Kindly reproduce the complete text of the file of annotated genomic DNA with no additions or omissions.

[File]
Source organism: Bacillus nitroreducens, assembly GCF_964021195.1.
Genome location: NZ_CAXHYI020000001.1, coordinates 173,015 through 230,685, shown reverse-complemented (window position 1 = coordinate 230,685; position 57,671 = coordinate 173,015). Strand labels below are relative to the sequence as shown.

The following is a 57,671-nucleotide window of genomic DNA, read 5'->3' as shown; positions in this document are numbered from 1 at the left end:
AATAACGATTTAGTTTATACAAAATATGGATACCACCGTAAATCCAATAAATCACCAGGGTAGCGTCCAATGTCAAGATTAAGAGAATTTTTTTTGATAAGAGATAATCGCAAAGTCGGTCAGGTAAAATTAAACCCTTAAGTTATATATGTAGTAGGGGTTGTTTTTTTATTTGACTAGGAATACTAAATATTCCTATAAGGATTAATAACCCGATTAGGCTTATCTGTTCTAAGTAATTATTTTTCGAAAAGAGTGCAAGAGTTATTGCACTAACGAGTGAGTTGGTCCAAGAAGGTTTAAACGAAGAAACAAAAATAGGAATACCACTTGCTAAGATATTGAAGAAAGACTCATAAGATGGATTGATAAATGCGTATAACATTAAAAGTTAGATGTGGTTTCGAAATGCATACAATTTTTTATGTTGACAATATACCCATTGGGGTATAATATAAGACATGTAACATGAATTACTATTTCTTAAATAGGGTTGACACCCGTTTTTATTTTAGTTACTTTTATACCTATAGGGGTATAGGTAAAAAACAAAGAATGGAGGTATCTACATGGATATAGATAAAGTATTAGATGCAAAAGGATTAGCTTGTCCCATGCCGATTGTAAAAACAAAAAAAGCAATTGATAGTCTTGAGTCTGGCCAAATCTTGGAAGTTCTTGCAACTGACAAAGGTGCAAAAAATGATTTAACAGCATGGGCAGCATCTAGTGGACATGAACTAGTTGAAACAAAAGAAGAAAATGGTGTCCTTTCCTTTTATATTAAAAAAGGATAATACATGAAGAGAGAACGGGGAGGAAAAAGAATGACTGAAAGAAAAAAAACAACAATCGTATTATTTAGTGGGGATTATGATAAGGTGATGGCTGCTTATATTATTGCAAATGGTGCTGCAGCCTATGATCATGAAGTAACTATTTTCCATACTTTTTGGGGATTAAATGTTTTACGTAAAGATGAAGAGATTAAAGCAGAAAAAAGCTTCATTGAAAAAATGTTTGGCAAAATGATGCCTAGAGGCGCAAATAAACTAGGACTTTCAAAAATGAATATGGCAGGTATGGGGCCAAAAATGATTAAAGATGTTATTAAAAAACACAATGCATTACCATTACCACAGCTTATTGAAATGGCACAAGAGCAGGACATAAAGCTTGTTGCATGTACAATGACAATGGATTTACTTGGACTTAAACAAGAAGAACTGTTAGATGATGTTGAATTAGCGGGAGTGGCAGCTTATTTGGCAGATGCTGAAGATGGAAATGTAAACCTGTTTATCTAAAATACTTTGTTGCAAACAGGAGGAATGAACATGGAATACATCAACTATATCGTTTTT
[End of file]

Source organism: Bacillus nitroreducens, assembly GCF_964021195.1.
Genome location: NZ_CAXHYI020000001.1, coordinates 173,015 through 230,685, shown reverse-complemented (window position 1 = coordinate 230,685; position 57,671 = coordinate 173,015). Strand labels below are relative to the sequence as shown.

The following is a 57,671-nucleotide window of genomic DNA, read 5'->3' as shown; positions in this document are numbered from 1 at the left end:
AATAACGATTTAGTTTATACAAAATATGGATACCACCGTAAATCCAATAAATCACCAGGGTAGCGTCCAATGTCAAGATTAAGAGAATTTTTTTTGATAAGAGATAATCGCAAAGTCGGTCAGGTAAAATTAAACCCTTAAGTTATATATGTAGTAGGGGTTGTTTTTTTATTTGACTAGGAATACTAAATATTCCTATAAGGATTAATAACCCGATTAGGCTTATCTGTTCTAAGTAATTATTTTTCGAAAAGAGTGCAAGAGTTATTGCACTAACGAGTGAGTTGGTCCAAGAAGGTTTAAACGAAGAAACAAAAATAGGAATACCACTTGCTAAGATATTGAAGAAAGACTCATAAGATGGATTGATAAATGCGTATAACATTAAAAGTTAGATGTGGTTTCGAAATGCATACAATTTTTTATGTTGACAATATACCCATTGGGGTATAATATAAGACATGTAACATGAATTACTATTTCTTAAATAGGGTTGACACCCGTTTTTATTTTAGTTACTTTTATACCTATAGGGGTATAGGTAAAAAACAAAGAATGGAGGTATCTACATGGATATAGATAAAGTATTAGATGCAAAAGGATTAGCTTGTCCCATGCCGATTGTAAAAACAAAAAAAGCAATTGATAGTCTTGAGTCTGGCCAAATCTTGGAAGTTCTTGCAACTGACAAAGGTGCAAAAAATGATTTAACAGCATGGGCAGCATCTAGTGGACATGAACTAGTTGAAACAAAAGAAGAAAATGGTGTCCTTTCCTTTTATATTAAAAAAGGATAATACATGAAGAGAGAACGGGGAGGAAAAAGAATGACTGAAAGAAAAAAAACAACAATCGTATTATTTAGTGGGGATTATGATAAGGTGATGGCTGCTTATATTATTGCAAATGGTGCTGCAGCCTATGATCATGAAGTAACTATTTTCCATACTTTTTGGGGATTAAATGTTTTACGTAAAGATGAAGAGATTAAAGCAGAAAAAAGCTTCATTGAAAAAATGTTTGGCAAAATGATGCCTAGAGGCGCAAATAAACTAGGACTTTCAAAAATGAATATGGCAGGTATGGGGCCAAAAATGATTAAAGATGTTATTAAAAAACACAATGCATTACCATTACCACAGCTTATTGAAATGGCACAAGAGCAGGACATAAAGCTTGTTGCATGTACAATGACAATGGATTTACTTGGACTTAAACAAGAAGAACTGTTAGATGATGTTGAATTAGCGGGAGTGGCAGCTTATTTGGCAGATGCTGAAGATGGAAATGTAAACCTGTTTATCTAAAATACTTTGTTGCAAACAGGAGGAATGAACATGGAATACATCAACTATATCGTTTTT